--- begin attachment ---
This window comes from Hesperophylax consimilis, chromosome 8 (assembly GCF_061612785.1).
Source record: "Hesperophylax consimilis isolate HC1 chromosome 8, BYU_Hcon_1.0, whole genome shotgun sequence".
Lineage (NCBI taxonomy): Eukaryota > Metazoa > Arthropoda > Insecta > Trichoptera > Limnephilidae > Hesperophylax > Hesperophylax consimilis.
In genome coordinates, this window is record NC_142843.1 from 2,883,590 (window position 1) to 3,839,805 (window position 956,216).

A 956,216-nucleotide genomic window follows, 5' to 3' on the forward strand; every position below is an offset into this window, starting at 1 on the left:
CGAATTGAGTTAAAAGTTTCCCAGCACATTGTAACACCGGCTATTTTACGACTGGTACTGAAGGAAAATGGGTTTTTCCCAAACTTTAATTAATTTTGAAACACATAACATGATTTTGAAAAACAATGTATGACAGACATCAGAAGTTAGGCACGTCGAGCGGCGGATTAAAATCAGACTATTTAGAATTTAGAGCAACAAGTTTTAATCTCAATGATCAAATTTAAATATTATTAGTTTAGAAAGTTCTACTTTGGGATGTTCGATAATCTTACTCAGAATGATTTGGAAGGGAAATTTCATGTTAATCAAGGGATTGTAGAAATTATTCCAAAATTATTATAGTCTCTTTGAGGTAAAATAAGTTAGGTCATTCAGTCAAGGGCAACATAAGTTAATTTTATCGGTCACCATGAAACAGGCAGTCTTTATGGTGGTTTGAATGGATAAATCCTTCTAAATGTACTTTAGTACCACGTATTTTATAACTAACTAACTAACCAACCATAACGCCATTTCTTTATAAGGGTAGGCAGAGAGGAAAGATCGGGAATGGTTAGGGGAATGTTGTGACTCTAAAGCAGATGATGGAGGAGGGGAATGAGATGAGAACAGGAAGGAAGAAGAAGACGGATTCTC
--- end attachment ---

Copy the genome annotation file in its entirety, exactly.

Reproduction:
This window comes from Hesperophylax consimilis, chromosome 8 (assembly GCF_061612785.1).
Source record: "Hesperophylax consimilis isolate HC1 chromosome 8, BYU_Hcon_1.0, whole genome shotgun sequence".
Lineage (NCBI taxonomy): Eukaryota > Metazoa > Arthropoda > Insecta > Trichoptera > Limnephilidae > Hesperophylax > Hesperophylax consimilis.
In genome coordinates, this window is record NC_142843.1 from 2,883,590 (window position 1) to 3,839,805 (window position 956,216).

A 956,216-nucleotide genomic window follows, 5' to 3' on the forward strand; every position below is an offset into this window, starting at 1 on the left:
CGAATTGAGTTAAAAGTTTCCCAGCACATTGTAACACCGGCTATTTTACGACTGGTACTGAAGGAAAATGGGTTTTTCCCAAACTTTAATTAATTTTGAAACACATAACATGATTTTGAAAAACAATGTATGACAGACATCAGAAGTTAGGCACGTCGAGCGGCGGATTAAAATCAGACTATTTAGAATTTAGAGCAACAAGTTTTAATCTCAATGATCAAATTTAAATATTATTAGTTTAGAAAGTTCTACTTTGGGATGTTCGATAATCTTACTCAGAATGATTTGGAAGGGAAATTTCATGTTAATCAAGGGATTGTAGAAATTATTCCAAAATTATTATAGTCTCTTTGAGGTAAAATAAGTTAGGTCATTCAGTCAAGGGCAACATAAGTTAATTTTATCGGTCACCATGAAACAGGCAGTCTTTATGGTGGTTTGAATGGATAAATCCTTCTAAATGTACTTTAGTACCACGTATTTTATAACTAACTAACTAACCAACCATAACGCCATTTCTTTATAAGGGTAGGCAGAGAGGAAAGATCGGGAATGGTTAGGGGAATGTTGTGACTCTAAAGCAGATGATGGAGGAGGGGAATGAGATGAGAACAGGAAGGAAGAAGAAGACGGATTCTC